U.S. stock prices were mixed as investors weigh near-term uncertainty with improving prospects for economic growth. Corporate profitability continues to improve as earnings growth estimates for the first quarter rose again during the week. According to FactSet, the current estimated earnings growth rate for the S&P 500 is 23.3%. Small and medium sized companies lagged their large company peers for the second consecutive week and value stocks outperformed growth. Sectors that tend to be more defensive such as consumer staples and real estate outperformed with gains in each sector. Communication services and consumer discretionary lagged the broader market. Developed foreign stocks in Europe and Asia underperformed U.S stocks and Emerging Market stocks lagged developed foreign markets.

Bonds
U.S. Treasury yields declined and finished the week at 1.68%. High yield bonds were the best performing asset class and longer-term bonds outperformed short duration bonds. Short-term government bonds were the worst performing asset class but still managed to deliver a small gain. Investment grade corporate bonds ended the week yielding nearly 2.3% and high yield corporate bonds are yielding more than 4.4%.

Macroeconomic Data
Economic data released during the week were mixed as the severe winter weather in February was a headwind for home sales and business investment. Weekly initial unemployment claims declined to 684,000, the lowest level of the pandemic, and 4.1 million Americans continue to claim ongoing unemployment benefits. Inflation remains low as the U.S. reported a 1.6% increase in the headline figure while the core measure (excluding food and energy) personal consumption expenditures index increased by 1.4% year over year in February. Core inflation was down from 1.5% in January and still well below the Federal Reserve’s 2% target. Despite rolling coronavirus lockdowns for much of Europe, business activity unexpectedly grew in March to 52, which is the highest level since late 2018.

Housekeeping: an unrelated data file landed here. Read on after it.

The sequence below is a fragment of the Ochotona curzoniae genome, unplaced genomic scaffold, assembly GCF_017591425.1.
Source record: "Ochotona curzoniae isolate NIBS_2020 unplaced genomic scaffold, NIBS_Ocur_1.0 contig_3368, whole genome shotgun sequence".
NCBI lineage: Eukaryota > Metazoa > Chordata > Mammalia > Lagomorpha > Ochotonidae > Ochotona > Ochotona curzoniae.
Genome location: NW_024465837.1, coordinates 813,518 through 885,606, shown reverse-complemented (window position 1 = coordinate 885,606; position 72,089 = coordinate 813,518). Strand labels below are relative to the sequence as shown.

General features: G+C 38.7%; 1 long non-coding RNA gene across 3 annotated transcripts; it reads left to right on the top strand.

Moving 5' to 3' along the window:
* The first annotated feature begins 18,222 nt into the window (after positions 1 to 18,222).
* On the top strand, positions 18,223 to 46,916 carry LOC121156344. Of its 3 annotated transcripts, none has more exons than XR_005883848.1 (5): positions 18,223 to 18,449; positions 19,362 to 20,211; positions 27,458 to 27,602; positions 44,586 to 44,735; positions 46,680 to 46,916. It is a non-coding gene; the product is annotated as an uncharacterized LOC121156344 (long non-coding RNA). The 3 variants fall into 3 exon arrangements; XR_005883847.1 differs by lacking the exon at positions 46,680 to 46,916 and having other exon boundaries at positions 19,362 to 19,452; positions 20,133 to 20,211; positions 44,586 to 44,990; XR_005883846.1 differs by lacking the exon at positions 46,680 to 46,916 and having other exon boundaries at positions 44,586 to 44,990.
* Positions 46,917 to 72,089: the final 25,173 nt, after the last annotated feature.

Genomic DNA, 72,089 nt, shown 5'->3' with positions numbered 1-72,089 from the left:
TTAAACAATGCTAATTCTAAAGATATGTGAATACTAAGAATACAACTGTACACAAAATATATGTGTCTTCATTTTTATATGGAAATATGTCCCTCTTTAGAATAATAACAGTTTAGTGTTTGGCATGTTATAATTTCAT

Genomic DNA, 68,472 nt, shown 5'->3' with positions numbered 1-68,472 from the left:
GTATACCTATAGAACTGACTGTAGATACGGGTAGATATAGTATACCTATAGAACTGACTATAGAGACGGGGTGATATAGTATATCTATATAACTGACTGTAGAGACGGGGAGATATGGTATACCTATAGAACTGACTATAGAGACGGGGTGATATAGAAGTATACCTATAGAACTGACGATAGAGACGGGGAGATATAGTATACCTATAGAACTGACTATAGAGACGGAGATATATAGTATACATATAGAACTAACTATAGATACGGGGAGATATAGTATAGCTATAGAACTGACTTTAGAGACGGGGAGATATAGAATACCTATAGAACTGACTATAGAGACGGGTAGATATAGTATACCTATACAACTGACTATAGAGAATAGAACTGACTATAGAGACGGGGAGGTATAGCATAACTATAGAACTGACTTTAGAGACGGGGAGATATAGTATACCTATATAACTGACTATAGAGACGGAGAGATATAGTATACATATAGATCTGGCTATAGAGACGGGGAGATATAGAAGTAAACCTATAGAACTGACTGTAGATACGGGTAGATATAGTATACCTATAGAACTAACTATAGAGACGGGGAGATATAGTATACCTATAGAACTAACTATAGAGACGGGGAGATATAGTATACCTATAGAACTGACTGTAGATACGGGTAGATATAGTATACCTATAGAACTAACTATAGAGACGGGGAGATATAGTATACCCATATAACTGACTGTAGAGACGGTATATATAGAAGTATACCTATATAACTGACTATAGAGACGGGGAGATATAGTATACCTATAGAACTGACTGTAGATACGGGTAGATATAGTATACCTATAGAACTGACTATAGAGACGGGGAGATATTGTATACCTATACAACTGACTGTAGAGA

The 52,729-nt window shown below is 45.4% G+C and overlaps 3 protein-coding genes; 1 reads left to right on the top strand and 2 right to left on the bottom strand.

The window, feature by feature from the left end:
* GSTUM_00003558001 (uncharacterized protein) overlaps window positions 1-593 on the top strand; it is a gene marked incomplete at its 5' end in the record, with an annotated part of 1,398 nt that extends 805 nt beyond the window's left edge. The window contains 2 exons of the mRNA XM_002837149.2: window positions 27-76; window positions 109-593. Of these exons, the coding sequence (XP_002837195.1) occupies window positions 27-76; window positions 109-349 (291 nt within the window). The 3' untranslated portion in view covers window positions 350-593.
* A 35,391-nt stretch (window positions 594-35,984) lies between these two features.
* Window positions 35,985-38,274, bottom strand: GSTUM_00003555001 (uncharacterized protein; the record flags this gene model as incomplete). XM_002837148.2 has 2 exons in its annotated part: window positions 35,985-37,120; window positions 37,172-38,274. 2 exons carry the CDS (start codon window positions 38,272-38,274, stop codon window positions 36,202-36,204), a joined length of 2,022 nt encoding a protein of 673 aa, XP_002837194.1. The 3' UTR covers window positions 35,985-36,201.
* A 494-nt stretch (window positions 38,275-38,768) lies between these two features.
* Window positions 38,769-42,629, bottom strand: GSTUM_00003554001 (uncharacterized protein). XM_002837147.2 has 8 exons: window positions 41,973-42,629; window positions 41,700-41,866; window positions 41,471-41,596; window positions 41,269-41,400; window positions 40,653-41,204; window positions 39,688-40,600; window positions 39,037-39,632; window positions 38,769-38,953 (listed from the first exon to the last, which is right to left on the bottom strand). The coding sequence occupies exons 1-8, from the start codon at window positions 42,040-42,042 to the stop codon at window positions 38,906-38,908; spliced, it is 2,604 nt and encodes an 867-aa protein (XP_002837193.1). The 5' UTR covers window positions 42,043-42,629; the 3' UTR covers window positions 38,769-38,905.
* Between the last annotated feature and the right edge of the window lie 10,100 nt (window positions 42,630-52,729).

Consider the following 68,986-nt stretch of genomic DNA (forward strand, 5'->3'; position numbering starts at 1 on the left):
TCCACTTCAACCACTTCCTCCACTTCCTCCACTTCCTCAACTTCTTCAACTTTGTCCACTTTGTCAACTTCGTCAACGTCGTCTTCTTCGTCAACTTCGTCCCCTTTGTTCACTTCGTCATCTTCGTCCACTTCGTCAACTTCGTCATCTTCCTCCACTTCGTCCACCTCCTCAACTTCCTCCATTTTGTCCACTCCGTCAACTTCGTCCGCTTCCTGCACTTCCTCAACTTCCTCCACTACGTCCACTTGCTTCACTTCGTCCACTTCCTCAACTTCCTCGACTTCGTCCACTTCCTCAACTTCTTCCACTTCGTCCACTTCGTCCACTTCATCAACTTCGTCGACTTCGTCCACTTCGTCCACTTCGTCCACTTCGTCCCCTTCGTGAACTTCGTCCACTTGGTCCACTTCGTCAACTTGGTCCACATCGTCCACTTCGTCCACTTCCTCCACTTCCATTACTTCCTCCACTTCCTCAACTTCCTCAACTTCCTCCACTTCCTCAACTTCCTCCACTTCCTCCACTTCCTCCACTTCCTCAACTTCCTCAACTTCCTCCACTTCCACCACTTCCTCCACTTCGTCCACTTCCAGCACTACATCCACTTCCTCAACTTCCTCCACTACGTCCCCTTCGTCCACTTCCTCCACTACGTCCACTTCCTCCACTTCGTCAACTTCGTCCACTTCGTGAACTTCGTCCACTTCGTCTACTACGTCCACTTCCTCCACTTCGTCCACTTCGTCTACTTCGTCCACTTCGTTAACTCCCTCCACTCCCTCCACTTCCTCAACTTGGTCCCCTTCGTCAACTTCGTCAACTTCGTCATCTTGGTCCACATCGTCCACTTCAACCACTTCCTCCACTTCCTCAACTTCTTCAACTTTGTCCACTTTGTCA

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The Major Benchmarks Reached New Record Levels

Market Data as of Week Ending: 3/12/2021 unless noted otherwise

EQUITIES